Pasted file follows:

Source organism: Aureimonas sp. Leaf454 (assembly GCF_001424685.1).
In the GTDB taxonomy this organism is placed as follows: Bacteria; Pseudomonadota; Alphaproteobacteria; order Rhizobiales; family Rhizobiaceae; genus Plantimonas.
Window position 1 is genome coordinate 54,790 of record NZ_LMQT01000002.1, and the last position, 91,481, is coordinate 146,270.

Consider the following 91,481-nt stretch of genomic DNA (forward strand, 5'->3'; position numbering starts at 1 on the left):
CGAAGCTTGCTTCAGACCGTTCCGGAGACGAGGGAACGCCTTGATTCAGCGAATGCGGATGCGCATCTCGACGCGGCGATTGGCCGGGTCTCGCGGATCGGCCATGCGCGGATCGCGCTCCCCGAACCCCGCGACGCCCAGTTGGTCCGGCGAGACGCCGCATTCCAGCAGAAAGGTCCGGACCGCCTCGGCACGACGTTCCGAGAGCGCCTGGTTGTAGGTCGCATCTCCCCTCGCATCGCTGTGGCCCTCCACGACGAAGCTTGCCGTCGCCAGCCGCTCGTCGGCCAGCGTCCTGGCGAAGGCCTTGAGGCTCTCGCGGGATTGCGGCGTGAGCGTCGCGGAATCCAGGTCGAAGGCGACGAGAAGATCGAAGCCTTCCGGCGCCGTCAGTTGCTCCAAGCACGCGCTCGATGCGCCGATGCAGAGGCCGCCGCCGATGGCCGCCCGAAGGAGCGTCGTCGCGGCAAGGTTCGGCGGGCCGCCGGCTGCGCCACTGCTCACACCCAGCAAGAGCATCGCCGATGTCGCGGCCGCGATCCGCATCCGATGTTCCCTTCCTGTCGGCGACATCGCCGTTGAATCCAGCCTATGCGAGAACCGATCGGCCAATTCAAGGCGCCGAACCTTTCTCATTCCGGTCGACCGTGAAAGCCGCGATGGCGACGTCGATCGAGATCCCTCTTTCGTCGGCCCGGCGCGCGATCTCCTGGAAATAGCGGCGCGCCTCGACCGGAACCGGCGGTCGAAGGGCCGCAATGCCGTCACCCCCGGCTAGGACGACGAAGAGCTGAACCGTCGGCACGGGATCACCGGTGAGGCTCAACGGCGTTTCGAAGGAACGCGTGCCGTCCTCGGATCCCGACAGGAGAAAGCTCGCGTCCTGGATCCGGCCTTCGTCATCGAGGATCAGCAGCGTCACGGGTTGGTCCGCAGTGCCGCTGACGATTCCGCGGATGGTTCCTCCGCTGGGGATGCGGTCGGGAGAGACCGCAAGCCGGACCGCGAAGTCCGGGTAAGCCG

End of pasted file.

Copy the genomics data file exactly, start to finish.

Source organism: Aureimonas sp. Leaf454 (assembly GCF_001424685.1).
In the GTDB taxonomy this organism is placed as follows: Bacteria; Pseudomonadota; Alphaproteobacteria; order Rhizobiales; family Rhizobiaceae; genus Plantimonas.
Window position 1 is genome coordinate 54,790 of record NZ_LMQT01000002.1, and the last position, 91,481, is coordinate 146,270.

Consider the following 91,481-nt stretch of genomic DNA (forward strand, 5'->3'; position numbering starts at 1 on the left):
CGAAGCTTGCTTCAGACCGTTCCGGAGACGAGGGAACGCCTTGATTCAGCGAATGCGGATGCGCATCTCGACGCGGCGATTGGCCGGGTCTCGCGGATCGGCCATGCGCGGATCGCGCTCCCCGAACCCCGCGACGCCCAGTTGGTCCGGCGAGACGCCGCATTCCAGCAGAAAGGTCCGGACCGCCTCGGCACGACGTTCCGAGAGCGCCTGGTTGTAGGTCGCATCTCCCCTCGCATCGCTGTGGCCCTCCACGACGAAGCTTGCCGTCGCCAGCCGCTCGTCGGCCAGCGTCCTGGCGAAGGCCTTGAGGCTCTCGCGGGATTGCGGCGTGAGCGTCGCGGAATCCAGGTCGAAGGCGACGAGAAGATCGAAGCCTTCCGGCGCCGTCAGTTGCTCCAAGCACGCGCTCGATGCGCCGATGCAGAGGCCGCCGCCGATGGCCGCCCGAAGGAGCGTCGTCGCGGCAAGGTTCGGCGGGCCGCCGGCTGCGCCACTGCTCACACCCAGCAAGAGCATCGCCGATGTCGCGGCCGCGATCCGCATCCGATGTTCCCTTCCTGTCGGCGACATCGCCGTTGAATCCAGCCTATGCGAGAACCGATCGGCCAATTCAAGGCGCCGAACCTTTCTCATTCCGGTCGACCGTGAAAGCCGCGATGGCGACGTCGATCGAGATCCCTCTTTCGTCGGCCCGGCGCGCGATCTCCTGGAAATAGCGGCGCGCCTCGACCGGAACCGGCGGTCGAAGGGCCGCAATGCCGTCACCCCCGGCTAGGACGACGAAGAGCTGAACCGTCGGCACGGGATCACCGGTGAGGCTCAACGGCGTTTCGAAGGAACGCGTGCCGTCCTCGGATCCCGACAGGAGAAAGCTCGCGTCCTGGATCCGGCCTTCGTCATCGAGGATCAGCAGCGTCACGGGTTGGTCCGCAGTGCCGCTGACGATTCCGCGGATGGTTCCTCCGCTGGGGATGCGGTCGGGAGAGACCGCAAGCCGGACCGCGAAGTCCGGGTAAGCCG